Construction FAQs

What is a road reconstruction?

The road is excavated down to the base (gravel) or sub-grade (clay) layer depending on its condition. The sub-grade is re-stabilized, and the base and surface are replaced. All curbs and gutters are also replaced; utility lines may also be moved. Estimated addition of 30+ years of life to the road.

What is a road overlay?

The aging asphalt surface of the road is removed and replaced to improve road structure and mitigate the requirement for more extensive reconstruction in the near future. Estimated addition of 10+ years of life to the road. An overlay is a preventative measure that mitigates the need for a full reconstruction in the near future.

What is full-depth reclamation and asphalt foaming?

Full-depth reclamation is different from a reconstruction in that it does not require the removal of the road’s base materials. The asphalt surface is pulverized and mixed with the existing base, and then a new layer of asphalt is laid. This process is significantly faster than full reconstruction. 

Some of these roads don’t look like they need repairs—why is this happening now?

Sometimes, it can look like there is minimal damage on the surface, but the layers below require more extensive work. As roads age, and the weight of traffic wears on them, the layers begin to degrade. Completing construction now proactively addresses the repairs before there are larger, costlier safety issues, and extends the overall lifespan of the road.

How will construction affect my commute?

Every effort will be made to limit traffic disruption. Some projects may affect access to residential homes and parking. In these cases, construction will be done in smaller sections to minimize the distance away that residents may need to park and the duration of time any individual home is affected. These residents will be contacted directly by the contractor ahead of time. Any road closures will also be communicated a head of time, and all efforts will be made to restore traffic access as quickly as possible. We encourage residents to keep in the know of where construction is happening by using this interactive online map.

How can I report a construction issue?

Residents can use the Report a Construction Concern online tool to report non-emergent construction issues, such as messy sites, dust or debris, property damage, landscaping or noise. Alternatively, you may contact Engineering at 780-980-7107 or If there is a health emergency, 911 should be contacted.  

Why doesn’t construction work always resume immediately when the sun comes out after a rainfall?

Even on days when it isn’t raining, conditions may not be suitable for construction. After a rain event, the base of the road can become saturated and unsuitable for construction until it dries out. For every day of rain, there are sometimes several days of waiting for the site to dry out before work can continue. When this happens, the contractor makes every effort to continue work in other areas on-site where possible.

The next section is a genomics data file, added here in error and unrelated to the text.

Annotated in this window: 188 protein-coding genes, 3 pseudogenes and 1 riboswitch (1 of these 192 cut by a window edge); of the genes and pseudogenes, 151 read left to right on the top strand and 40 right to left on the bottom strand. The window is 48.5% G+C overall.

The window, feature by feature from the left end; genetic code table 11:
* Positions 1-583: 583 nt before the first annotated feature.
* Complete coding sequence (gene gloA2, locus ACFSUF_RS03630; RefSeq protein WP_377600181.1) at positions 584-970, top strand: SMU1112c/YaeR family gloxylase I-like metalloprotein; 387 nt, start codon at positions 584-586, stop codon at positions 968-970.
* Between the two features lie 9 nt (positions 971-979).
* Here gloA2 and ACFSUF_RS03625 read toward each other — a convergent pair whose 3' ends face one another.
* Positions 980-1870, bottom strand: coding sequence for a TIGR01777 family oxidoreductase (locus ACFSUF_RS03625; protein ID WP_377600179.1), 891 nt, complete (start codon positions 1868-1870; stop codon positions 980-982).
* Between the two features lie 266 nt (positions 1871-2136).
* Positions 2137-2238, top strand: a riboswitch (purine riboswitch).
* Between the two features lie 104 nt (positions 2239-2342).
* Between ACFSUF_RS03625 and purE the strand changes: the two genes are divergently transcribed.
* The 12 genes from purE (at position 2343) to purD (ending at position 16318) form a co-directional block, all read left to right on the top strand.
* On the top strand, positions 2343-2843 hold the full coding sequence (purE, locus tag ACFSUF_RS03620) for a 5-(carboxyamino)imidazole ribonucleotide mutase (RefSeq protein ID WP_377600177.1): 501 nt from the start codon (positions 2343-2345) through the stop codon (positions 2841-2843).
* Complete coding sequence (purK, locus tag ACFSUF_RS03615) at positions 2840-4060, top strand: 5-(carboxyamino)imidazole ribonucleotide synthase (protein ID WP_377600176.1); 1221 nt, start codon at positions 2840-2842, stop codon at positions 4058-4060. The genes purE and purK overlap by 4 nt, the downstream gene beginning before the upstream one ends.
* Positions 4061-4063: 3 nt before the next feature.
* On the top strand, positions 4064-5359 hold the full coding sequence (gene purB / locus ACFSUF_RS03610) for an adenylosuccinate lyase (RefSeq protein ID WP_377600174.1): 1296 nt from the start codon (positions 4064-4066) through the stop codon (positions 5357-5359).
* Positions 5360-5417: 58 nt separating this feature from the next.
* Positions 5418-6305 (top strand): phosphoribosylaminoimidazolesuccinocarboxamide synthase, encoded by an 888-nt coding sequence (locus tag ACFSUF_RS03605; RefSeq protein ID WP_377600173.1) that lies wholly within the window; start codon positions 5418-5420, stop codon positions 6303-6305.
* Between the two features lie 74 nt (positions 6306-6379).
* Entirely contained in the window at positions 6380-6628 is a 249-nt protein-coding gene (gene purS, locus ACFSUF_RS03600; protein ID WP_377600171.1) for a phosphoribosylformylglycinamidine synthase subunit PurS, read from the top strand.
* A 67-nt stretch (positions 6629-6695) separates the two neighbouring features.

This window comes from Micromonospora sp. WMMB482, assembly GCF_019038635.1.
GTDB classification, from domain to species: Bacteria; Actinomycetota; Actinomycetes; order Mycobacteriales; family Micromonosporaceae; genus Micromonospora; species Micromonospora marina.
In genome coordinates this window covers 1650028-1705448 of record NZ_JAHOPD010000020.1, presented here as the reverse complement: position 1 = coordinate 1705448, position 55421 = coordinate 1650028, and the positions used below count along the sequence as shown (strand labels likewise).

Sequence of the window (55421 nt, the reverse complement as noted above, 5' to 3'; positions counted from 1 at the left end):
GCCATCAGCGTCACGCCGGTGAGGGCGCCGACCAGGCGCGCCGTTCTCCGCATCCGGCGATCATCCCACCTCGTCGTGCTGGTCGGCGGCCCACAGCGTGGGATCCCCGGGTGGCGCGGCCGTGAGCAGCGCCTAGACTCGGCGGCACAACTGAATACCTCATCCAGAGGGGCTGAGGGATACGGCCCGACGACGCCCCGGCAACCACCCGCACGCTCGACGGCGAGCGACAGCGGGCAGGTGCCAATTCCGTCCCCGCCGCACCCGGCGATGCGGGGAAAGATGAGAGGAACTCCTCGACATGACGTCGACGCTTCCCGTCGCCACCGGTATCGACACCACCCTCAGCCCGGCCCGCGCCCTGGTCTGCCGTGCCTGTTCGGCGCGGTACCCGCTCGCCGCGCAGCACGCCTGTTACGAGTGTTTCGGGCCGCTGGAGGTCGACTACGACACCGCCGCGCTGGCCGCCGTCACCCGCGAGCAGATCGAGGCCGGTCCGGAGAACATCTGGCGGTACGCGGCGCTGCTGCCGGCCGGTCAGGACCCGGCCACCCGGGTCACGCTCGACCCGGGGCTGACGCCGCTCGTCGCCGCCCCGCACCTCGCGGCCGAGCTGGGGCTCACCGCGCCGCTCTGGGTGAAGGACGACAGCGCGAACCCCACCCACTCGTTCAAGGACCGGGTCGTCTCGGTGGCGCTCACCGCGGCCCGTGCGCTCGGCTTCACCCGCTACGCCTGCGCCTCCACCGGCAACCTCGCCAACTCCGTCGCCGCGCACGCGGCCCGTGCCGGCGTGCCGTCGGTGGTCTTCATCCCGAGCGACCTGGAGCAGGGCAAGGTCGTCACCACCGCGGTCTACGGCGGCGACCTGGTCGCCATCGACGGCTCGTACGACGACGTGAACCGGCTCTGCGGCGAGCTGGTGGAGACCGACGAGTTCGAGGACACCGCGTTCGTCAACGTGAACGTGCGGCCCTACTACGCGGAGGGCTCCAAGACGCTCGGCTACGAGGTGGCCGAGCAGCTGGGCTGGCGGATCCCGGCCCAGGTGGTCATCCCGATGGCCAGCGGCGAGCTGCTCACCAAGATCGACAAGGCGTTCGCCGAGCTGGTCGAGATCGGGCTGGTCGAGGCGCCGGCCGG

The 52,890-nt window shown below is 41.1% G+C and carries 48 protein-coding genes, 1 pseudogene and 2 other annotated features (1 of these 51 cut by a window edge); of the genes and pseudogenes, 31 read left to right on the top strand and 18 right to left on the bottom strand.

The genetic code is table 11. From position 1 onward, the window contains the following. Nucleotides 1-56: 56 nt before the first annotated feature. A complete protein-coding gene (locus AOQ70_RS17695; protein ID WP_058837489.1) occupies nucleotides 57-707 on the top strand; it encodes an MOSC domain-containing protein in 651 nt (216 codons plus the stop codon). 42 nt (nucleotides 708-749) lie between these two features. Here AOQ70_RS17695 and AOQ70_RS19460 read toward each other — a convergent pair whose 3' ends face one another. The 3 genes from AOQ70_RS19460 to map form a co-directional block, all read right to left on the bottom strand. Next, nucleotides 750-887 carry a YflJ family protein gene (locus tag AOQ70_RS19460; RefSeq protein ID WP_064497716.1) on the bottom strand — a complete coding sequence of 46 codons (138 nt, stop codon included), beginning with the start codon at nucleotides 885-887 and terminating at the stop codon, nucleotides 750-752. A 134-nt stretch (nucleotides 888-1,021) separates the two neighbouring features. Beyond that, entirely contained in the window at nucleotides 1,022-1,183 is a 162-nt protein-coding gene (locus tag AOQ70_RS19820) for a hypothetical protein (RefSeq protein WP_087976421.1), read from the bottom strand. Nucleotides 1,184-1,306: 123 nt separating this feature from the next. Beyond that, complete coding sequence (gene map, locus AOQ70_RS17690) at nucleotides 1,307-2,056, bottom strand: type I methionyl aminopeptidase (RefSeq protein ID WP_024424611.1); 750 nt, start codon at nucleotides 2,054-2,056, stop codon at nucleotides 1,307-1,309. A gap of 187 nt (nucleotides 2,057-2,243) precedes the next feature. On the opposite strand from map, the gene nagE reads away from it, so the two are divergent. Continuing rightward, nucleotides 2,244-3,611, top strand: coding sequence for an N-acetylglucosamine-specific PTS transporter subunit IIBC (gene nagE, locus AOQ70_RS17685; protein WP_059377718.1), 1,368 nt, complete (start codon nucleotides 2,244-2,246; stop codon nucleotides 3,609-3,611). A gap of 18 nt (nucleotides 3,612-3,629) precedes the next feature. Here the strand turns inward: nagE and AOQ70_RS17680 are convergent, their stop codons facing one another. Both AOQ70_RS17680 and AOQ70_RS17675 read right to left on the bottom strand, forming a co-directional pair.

When is construction season expected to end?

Construction season typically extends into the fall. The estimated timelines for specific projects can be found on each project page on

Why does it look like work has started in one area, and then abandoned for a period of time?

Sometimes, weather can impact progress, especially in areas where the road has been removed and the base is exposed to the elements. It is also common in construction to encounter unidentified third-party utilities in a different place than expected. Sometimes this can be addressed with a last-minute design change; other times construction has to wait for the utility to relocate their services. If this occurs and crews must be demobilized from the site for an extended period of time, the information will be posted online for residents' awareness. The contractor also coordinates to ensure there is enough work ready in a particular phase before bringing in a subcontractor, crews or equipment—bringing these in multiple times can be costly, so the contractor waits for sufficient area to complete to ensure the city receives the best value for the project.

Why does it sometimes look like crews are tearing out previously completed roadwork?

Sometimes, work can be deemed deficient (by the City, by the contractors or by the consultants). Deficient work identified within two years of construction is the contractor’s responsibility to remove and replace at their cost. Other times, work might be installed temporarily to make the road accessible to vehicles during construction.

Where can I find details and progress updates on specific construction projects?

We encourage residents to check out the online interactive construction map to find the projects they’re looking to learn more about. Through there, residents will find project details, including funding, timelines, and regular progress updates.

Why should I not use ice melt on new concrete? 

New concrete (less than a year) is like a sponge to any external factors, and when ice melt seeps inside, it cannot withstand the freeze-thaw cycle caused by the reaction of ice melt and ice. A result of ice melt on new concrete is popouts (tiny pores), which is caused when the concrete swells and causes fragments to break away from the surface due to pressure. 

Use sand to control ice on new concrete for the first year. Find the closest free sand and chips bins to you.